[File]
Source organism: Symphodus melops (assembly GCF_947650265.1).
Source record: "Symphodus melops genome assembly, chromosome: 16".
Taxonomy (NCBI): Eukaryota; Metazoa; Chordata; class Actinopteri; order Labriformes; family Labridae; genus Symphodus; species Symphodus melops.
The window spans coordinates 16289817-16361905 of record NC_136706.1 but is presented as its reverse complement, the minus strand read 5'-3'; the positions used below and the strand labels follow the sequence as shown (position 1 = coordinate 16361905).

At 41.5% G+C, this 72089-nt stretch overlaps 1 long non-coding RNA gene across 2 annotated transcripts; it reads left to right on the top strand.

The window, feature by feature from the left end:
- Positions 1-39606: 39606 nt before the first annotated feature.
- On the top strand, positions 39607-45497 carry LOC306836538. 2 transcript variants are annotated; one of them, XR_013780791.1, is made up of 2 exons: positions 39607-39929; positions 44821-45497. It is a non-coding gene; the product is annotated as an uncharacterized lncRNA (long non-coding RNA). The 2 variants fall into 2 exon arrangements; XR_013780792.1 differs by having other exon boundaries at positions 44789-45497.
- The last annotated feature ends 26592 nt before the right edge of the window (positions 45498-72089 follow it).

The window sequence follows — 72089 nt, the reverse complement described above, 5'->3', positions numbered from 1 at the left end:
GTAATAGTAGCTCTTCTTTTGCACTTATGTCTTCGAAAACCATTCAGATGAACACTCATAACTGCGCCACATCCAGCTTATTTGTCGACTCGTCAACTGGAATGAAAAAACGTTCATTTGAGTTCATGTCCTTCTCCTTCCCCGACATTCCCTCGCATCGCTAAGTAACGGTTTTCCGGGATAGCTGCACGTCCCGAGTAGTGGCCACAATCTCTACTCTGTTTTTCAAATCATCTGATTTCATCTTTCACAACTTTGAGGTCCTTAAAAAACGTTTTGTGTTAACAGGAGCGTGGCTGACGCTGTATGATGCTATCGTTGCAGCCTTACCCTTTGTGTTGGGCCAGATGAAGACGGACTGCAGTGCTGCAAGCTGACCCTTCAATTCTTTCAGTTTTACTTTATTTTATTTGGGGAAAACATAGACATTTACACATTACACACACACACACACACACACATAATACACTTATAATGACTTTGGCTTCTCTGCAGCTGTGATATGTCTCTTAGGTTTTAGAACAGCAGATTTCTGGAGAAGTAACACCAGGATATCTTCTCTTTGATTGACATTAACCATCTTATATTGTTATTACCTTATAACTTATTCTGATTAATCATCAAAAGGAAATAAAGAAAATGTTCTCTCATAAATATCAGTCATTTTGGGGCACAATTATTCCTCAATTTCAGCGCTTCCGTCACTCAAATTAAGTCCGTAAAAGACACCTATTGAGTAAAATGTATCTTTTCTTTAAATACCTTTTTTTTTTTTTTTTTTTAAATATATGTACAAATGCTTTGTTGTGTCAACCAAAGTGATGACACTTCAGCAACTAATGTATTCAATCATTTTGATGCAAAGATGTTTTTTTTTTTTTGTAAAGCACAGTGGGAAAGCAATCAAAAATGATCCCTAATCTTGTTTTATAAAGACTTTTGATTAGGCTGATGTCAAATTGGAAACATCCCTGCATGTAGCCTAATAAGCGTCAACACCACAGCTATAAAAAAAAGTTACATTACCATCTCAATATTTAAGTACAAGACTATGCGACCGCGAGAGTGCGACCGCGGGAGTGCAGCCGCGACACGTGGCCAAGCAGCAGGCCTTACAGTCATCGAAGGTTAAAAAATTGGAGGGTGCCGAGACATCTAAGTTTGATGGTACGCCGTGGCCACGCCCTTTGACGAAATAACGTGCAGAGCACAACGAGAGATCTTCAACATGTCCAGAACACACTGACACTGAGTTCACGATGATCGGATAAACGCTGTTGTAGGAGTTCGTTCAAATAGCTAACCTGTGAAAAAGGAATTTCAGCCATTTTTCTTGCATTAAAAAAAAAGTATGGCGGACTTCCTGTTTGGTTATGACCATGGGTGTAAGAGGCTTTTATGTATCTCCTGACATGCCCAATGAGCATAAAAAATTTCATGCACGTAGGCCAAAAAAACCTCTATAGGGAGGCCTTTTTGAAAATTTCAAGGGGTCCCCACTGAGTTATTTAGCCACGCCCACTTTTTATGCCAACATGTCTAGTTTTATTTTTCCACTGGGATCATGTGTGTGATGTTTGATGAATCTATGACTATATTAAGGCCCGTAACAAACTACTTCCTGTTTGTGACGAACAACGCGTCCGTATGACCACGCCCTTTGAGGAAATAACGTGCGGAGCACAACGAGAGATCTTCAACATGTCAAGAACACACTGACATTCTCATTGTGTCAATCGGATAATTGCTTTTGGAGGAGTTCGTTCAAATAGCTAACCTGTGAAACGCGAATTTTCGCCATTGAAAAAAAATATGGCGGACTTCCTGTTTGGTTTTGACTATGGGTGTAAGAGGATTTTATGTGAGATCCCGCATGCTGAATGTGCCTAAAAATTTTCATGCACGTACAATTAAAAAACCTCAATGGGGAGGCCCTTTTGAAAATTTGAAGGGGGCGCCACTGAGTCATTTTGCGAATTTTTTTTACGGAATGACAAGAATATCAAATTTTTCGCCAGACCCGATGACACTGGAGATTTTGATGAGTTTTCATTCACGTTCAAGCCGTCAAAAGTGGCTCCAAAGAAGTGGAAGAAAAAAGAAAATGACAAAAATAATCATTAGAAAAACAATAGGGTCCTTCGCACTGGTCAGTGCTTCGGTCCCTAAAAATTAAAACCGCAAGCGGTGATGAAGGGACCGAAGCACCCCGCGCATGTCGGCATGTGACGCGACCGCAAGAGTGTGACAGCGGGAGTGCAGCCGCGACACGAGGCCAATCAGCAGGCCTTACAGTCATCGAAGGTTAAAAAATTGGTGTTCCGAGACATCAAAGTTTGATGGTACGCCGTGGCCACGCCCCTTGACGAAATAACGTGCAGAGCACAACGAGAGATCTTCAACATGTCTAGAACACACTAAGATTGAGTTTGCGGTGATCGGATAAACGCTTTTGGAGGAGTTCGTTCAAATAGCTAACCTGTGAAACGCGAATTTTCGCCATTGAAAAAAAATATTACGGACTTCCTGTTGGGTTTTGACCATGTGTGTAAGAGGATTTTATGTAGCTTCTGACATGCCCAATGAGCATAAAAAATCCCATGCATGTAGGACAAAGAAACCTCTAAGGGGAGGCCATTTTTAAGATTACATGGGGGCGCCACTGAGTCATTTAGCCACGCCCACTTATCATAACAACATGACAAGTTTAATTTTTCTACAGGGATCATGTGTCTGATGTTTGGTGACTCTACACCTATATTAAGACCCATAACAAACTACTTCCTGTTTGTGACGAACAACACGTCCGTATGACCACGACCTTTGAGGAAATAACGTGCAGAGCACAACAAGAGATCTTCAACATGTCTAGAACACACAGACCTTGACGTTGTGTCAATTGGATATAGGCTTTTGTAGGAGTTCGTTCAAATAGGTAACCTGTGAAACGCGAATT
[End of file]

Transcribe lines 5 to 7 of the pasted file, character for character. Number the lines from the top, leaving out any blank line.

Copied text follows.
At 41.5% G+C, this 72089-nt stretch overlaps 1 long non-coding RNA gene across 2 annotated transcripts; it reads left to right on the top strand.

The window, feature by feature from the left end:
- Positions 1-39606: 39606 nt before the first annotated feature.